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Inside Pastificio's Kitchen

“The lentil is perhaps the world’s most versatile...

Updated: May 22, 2019

“The lentil is perhaps the world’s most versatile, indestructible food. One can eat the lentil unadorned; marry it off to its first cousin, the oafish “bulgur”; or attempt to drown it in harsh vinegar for a “vegan salad.” But the lentil, alas, will always survive. Indeed, at the Packwood house, the tenacious little legume will forcibly resurrect, as free of anything resembling taste as ever, and insinuate its indefatigable, pelletlike self onto yet another dinner plate, expecting to be eaten. Again, and again, and again.”

Ahh spring is arriving....though slowly this is indeed arriving! That bitter, numbing cold is finally saying its goodbyes as it metamorphizes into a crisp, perfumed breeze blowing in perfect harmony with the soothing melodies of the birds. Ditch those heavy coats, and put on a light jacket because we're going to the park for a picnic! Wait, but what am I going to bring? What could we possibly eat that will warm my soul, but be easy to bring? Lenticchie in Umido Alla Modenese is what! This hearty dish is bursting with robust flavors that will fuse lavishly with a light red wine, crispy focaccia bread, earthy salad, and some savory "affettati" (lunchmeat). Perfect for that snuggle up in a light blanket, under the spring sun picnic.

Don't worry this recipe is hassle free! Nothing too complicated that will keep you running from the kitchen. Aside from being a perfect dish for a light lunch, it can be served as a lovely side to a meaty dinner, as a wholesome snack, or an item on that backyard bbq table. Whatever the occasion, that "tenacious little legume," will indeed be a hit among your guests.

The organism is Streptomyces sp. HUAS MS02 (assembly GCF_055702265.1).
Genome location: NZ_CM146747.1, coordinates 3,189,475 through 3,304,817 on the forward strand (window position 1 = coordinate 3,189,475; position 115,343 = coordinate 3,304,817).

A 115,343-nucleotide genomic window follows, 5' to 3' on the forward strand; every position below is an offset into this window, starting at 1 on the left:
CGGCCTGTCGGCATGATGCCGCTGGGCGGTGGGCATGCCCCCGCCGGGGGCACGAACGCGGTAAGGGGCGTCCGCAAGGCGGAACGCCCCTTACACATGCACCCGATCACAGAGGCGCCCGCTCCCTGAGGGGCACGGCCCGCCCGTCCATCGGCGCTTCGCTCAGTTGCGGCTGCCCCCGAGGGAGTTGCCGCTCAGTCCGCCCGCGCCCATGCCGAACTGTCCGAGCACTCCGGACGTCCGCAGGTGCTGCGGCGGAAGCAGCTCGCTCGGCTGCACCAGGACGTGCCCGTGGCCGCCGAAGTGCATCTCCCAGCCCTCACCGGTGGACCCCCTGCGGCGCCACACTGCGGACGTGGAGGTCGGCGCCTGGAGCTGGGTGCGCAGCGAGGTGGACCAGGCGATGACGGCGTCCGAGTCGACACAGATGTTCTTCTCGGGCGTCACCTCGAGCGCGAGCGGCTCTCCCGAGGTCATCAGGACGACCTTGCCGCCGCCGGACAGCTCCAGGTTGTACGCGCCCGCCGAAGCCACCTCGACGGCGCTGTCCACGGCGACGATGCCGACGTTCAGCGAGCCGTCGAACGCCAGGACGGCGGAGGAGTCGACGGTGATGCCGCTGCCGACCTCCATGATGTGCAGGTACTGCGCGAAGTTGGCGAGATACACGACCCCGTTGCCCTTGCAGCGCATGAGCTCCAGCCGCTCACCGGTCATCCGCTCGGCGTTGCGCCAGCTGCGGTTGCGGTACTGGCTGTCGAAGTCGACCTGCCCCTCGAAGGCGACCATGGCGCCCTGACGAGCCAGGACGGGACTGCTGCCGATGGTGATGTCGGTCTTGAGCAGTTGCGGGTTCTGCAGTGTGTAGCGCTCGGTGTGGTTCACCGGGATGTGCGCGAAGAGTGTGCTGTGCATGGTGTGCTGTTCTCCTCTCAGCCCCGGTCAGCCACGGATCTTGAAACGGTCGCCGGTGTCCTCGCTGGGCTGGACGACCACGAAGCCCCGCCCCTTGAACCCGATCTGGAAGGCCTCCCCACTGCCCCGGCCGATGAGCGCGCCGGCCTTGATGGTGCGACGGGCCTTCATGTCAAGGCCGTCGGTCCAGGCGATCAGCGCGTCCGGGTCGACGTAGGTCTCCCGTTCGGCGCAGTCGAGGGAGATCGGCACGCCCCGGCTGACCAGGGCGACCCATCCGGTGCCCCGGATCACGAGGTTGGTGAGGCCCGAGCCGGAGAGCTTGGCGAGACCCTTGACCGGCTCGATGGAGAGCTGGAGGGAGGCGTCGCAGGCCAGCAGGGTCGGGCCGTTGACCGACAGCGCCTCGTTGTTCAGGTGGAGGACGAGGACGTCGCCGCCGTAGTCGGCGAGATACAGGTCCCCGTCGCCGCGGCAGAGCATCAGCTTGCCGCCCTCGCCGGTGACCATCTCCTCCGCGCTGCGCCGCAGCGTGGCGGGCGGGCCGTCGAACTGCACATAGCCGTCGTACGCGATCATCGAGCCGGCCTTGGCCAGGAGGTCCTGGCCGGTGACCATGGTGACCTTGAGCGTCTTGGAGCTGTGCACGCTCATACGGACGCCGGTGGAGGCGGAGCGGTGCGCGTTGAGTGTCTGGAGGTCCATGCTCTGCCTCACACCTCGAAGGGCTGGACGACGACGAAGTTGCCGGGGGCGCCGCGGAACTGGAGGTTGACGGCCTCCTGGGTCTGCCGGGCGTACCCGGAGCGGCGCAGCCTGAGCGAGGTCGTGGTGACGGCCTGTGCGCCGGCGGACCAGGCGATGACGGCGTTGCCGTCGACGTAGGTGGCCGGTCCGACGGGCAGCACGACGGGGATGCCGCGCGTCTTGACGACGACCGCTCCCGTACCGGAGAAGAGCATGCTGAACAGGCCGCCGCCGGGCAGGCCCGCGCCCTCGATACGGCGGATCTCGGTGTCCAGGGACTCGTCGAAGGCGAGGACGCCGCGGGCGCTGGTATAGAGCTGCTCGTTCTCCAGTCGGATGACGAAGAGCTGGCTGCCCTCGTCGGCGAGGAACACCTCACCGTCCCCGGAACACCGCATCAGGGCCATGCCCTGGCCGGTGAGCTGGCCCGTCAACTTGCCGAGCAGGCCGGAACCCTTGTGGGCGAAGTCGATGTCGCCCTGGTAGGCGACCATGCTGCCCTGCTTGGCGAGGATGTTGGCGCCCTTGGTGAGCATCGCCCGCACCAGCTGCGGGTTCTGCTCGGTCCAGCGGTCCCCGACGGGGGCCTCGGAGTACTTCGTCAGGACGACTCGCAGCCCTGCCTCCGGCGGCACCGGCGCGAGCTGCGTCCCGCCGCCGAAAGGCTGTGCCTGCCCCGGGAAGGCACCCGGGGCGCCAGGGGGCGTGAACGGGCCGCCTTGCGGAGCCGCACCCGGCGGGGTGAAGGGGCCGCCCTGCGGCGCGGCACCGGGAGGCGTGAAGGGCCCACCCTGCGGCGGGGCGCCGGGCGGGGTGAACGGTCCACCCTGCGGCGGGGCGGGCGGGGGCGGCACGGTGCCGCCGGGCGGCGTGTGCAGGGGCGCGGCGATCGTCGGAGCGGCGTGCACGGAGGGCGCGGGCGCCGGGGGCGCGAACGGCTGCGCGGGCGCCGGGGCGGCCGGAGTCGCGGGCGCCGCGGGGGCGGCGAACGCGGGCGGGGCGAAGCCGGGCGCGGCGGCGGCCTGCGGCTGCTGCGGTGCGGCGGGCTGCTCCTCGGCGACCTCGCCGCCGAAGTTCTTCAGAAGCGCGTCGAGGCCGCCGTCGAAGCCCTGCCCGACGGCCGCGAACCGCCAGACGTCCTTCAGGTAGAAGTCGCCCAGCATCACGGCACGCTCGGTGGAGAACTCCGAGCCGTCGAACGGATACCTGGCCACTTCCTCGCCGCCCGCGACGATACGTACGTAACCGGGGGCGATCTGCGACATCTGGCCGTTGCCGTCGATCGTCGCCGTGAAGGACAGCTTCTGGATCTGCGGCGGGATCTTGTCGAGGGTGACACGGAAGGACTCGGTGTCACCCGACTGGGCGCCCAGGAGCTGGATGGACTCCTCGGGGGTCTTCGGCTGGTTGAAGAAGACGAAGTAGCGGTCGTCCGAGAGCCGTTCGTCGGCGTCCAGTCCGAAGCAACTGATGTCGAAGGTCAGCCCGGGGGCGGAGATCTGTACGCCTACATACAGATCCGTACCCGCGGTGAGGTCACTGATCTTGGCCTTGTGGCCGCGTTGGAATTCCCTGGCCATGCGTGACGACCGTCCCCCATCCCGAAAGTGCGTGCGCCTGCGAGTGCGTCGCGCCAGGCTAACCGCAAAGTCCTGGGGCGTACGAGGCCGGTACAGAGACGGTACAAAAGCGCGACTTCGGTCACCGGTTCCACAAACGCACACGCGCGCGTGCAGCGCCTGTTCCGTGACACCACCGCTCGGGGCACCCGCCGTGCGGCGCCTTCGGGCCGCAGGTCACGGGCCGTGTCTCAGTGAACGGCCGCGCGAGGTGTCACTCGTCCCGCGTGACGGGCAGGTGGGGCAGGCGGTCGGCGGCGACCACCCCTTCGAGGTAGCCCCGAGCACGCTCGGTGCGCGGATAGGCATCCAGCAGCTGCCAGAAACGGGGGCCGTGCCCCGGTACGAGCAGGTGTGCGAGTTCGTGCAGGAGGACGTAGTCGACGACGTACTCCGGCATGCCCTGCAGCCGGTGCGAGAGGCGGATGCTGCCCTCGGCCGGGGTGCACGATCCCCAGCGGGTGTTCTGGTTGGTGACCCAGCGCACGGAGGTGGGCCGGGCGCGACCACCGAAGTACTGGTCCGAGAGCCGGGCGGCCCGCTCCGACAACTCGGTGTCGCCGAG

We Modenesi love the creamy, tomatoey, herby, habit-forming consistency so much that at a drop of a hat we will be digging our spoons in that stewing pot in a matter of seconds. Just an interesting point, for Italians, lentils actually have this superstitious attribute tied to them. The old world tradition of consuming lentils on the first of the year became one long before "cotechino" entered the picture. For those of you who don't know, "Cotechino con le lenticchie" is a must have dish for most Italian during the New year. Cotechino, originally from the city of Modena, is a seasoned pork sausage that is boiled, sliced and served guessed it...lentils. It is made from the noble parts of the pig and the rind. The meat is ground and flavored with a variety of spices and herbs - such as cloves, pepper, nutmeg, cinnamon and wine. It is then stuffed into a natural casing and ready for use.

Cotechino and Lentils

But back to what I was saying, the superstitious tradition began from the ancient Romans custom of giving a "scarsella" or leather belt bag filled with lentils. For months, the legume was collected as an investment and put into the scarsella, of which was to be had on the last of the year. The hope was that these lentils would transform into coins. Unimaginably, they did not and were consequently used to cook the New Years meal. Though somber as it sounds, the lentils, did indeed prevail as a "wealth" for those less fortunate, given the legume's high nutritional value. Also because the legume increases in volume as it is cook, it suggested "increase" in prosperity.

Today, Italians don't miss the chance to dive into those lentils because they are still believed to bring good economic fortune in the year to come. At least in our family we do! The more lentils you eat, the more prosperous you will become! Hmmmm...just because it hasn't happened yet doesn't mean it won't!!! haha!

And moving on...below we share with you our recipe for these tasty "magic legumes!"

Now, let's get cooking so we can go on that "spring breeze, makes me feel fine" picnic! Wait - oops, its "summer days..." Surely am loosing my mind with these crazy beans.

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